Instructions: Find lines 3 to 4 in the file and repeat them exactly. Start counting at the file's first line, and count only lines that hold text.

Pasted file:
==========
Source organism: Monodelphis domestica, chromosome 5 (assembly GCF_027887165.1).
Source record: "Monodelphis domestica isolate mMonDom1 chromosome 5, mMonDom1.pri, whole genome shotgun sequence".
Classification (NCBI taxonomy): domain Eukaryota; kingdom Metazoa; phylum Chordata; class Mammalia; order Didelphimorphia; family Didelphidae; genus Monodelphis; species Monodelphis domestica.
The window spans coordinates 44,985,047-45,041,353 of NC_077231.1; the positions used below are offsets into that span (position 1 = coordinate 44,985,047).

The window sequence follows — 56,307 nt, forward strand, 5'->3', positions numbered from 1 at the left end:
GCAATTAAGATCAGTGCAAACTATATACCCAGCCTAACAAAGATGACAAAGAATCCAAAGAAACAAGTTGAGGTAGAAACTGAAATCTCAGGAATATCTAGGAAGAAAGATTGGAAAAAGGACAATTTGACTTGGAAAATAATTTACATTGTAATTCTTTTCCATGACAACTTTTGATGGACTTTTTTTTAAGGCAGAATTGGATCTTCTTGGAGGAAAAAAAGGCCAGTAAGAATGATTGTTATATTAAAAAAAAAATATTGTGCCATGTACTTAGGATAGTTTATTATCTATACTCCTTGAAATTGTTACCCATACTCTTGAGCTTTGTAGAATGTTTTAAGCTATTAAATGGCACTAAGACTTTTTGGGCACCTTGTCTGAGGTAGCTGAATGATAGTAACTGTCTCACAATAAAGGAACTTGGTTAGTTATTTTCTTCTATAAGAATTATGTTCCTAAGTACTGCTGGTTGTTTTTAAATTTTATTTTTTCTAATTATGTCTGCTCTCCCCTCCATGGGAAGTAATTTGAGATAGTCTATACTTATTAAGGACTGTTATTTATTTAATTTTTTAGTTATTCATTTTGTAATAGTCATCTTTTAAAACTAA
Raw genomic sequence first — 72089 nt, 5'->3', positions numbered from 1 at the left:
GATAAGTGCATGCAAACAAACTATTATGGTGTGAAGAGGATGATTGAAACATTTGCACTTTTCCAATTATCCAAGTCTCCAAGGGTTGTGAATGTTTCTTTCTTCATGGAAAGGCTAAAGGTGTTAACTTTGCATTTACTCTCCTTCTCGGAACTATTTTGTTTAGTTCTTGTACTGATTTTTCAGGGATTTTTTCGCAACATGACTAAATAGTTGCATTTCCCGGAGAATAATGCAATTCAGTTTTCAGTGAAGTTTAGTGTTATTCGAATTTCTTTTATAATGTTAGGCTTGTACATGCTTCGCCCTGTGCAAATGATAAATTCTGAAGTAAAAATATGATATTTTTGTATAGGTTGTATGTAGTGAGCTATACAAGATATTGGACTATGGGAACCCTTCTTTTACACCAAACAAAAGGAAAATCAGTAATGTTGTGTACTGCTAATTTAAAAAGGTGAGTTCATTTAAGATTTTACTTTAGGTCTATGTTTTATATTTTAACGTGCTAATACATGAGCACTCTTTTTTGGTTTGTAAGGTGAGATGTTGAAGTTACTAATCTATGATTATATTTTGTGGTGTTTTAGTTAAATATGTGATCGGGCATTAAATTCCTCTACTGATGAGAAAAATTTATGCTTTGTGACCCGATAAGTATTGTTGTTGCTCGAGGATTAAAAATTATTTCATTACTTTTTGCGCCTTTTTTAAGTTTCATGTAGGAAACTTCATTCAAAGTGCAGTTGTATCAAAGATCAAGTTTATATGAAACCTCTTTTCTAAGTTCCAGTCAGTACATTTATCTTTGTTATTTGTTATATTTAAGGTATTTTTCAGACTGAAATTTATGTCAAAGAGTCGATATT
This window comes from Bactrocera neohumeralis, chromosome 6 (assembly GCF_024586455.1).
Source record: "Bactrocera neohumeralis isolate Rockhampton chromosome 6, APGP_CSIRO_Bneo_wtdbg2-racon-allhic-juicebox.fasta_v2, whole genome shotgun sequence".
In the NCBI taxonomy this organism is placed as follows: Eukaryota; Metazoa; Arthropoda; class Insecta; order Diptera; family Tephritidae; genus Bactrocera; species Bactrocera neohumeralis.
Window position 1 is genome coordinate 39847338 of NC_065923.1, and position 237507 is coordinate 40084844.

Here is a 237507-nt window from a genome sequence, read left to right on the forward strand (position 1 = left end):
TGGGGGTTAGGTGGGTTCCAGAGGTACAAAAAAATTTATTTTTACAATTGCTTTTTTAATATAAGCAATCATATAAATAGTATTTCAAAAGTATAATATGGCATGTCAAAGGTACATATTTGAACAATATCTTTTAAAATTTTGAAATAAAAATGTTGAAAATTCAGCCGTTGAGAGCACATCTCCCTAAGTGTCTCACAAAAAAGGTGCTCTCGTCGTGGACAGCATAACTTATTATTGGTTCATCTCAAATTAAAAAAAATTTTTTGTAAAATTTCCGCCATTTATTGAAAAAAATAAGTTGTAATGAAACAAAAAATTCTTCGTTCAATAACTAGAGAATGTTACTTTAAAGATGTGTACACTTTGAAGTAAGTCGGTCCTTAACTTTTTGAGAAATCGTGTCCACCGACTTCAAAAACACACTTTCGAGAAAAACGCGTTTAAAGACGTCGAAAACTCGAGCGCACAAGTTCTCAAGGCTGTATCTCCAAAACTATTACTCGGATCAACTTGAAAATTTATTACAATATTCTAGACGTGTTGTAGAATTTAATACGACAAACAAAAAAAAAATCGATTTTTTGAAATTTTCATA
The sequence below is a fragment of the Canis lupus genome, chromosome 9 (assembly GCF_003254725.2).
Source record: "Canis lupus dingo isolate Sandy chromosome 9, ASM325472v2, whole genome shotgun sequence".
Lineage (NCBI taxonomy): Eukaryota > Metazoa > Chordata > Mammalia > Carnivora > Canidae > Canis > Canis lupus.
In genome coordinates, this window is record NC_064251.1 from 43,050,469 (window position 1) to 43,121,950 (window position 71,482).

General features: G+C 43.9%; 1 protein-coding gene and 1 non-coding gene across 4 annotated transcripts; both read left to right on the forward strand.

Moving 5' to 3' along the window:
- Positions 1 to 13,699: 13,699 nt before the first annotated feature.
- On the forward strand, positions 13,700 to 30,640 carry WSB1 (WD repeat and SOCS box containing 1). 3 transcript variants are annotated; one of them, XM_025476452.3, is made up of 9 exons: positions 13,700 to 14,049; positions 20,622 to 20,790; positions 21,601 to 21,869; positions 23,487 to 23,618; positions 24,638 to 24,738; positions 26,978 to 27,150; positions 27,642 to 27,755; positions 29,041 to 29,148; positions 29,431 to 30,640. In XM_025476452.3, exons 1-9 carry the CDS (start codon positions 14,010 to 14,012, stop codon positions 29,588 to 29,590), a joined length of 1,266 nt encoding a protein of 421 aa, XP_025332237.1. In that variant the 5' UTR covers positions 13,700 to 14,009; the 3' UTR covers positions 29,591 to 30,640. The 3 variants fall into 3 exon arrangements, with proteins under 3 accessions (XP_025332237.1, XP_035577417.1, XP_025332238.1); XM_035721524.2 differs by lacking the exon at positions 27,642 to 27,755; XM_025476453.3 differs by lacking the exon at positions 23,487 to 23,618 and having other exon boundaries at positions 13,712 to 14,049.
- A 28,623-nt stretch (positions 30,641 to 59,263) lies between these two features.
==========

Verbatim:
Classification (NCBI taxonomy): domain Eukaryota; kingdom Metazoa; phylum Chordata; class Mammalia; order Didelphimorphia; family Didelphidae; genus Monodelphis; species Monodelphis domestica.
The window spans coordinates 44,985,047-45,041,353 of NC_077231.1; the positions used below are offsets into that span (position 1 = coordinate 44,985,047).